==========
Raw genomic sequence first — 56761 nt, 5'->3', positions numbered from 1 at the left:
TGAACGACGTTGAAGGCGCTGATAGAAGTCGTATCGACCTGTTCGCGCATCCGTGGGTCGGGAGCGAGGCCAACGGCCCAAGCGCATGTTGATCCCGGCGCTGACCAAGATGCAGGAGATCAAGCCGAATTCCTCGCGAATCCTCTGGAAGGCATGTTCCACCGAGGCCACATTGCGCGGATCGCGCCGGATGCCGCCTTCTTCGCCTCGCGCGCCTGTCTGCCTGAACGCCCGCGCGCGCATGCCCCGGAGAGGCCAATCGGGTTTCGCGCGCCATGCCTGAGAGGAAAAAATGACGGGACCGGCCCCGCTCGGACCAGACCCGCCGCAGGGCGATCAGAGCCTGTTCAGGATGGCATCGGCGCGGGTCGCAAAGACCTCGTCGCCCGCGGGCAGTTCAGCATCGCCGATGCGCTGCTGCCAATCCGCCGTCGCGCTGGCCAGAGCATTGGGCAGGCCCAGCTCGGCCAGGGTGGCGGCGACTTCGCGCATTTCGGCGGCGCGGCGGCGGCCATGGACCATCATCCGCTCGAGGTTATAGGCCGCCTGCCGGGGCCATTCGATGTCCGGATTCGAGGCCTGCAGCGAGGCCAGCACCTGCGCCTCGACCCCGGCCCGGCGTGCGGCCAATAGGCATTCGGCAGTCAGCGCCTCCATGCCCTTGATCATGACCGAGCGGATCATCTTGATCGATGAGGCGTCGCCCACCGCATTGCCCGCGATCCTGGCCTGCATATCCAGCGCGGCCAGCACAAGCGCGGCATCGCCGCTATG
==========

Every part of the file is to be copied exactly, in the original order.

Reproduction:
Raw genomic sequence first — 56761 nt, 5'->3', positions numbered from 1 at the left:
TGAACGACGTTGAAGGCGCTGATAGAAGTCGTATCGACCTGTTCGCGCATCCGTGGGTCGGGAGCGAGGCCAACGGCCCAAGCGCATGTTGATCCCGGCGCTGACCAAGATGCAGGAGATCAAGCCGAATTCCTCGCGAATCCTCTGGAAGGCATGTTCCACCGAGGCCACATTGCGCGGATCGCGCCGGATGCCGCCTTCTTCGCCTCGCGCGCCTGTCTGCCTGAACGCCCGCGCGCGCATGCCCCGGAGAGGCCAATCGGGTTTCGCGCGCCATGCCTGAGAGGAAAAAATGACGGGACCGGCCCCGCTCGGACCAGACCCGCCGCAGGGCGATCAGAGCCTGTTCAGGATGGCATCGGCGCGGGTCGCAAAGACCTCGTCGCCCGCGGGCAGTTCAGCATCGCCGATGCGCTGCTGCCAATCCGCCGTCGCGCTGGCCAGAGCATTGGGCAGGCCCAGCTCGGCCAGGGTGGCGGCGACTTCGCGCATTTCGGCGGCGCGGCGGCGGCCATGGACCATCATCCGCTCGAGGTTATAGGCCGCCTGCCGGGGCCATTCGATGTCCGGATTCGAGGCCTGCAGCGAGGCCAGCACCTGCGCCTCGACCCCGGCCCGGCGTGCGGCCAATAGGCATTCGGCAGTCAGCGCCTCCATGCCCTTGATCATGACCGAGCGGATCATCTTGATCGATGAGGCGTCGCCCACCGCATTGCCCGCGATCCTGGCCTGCATATCCAGCGCGGCCAGCACAAGCGCGGCATCGCCGCTATG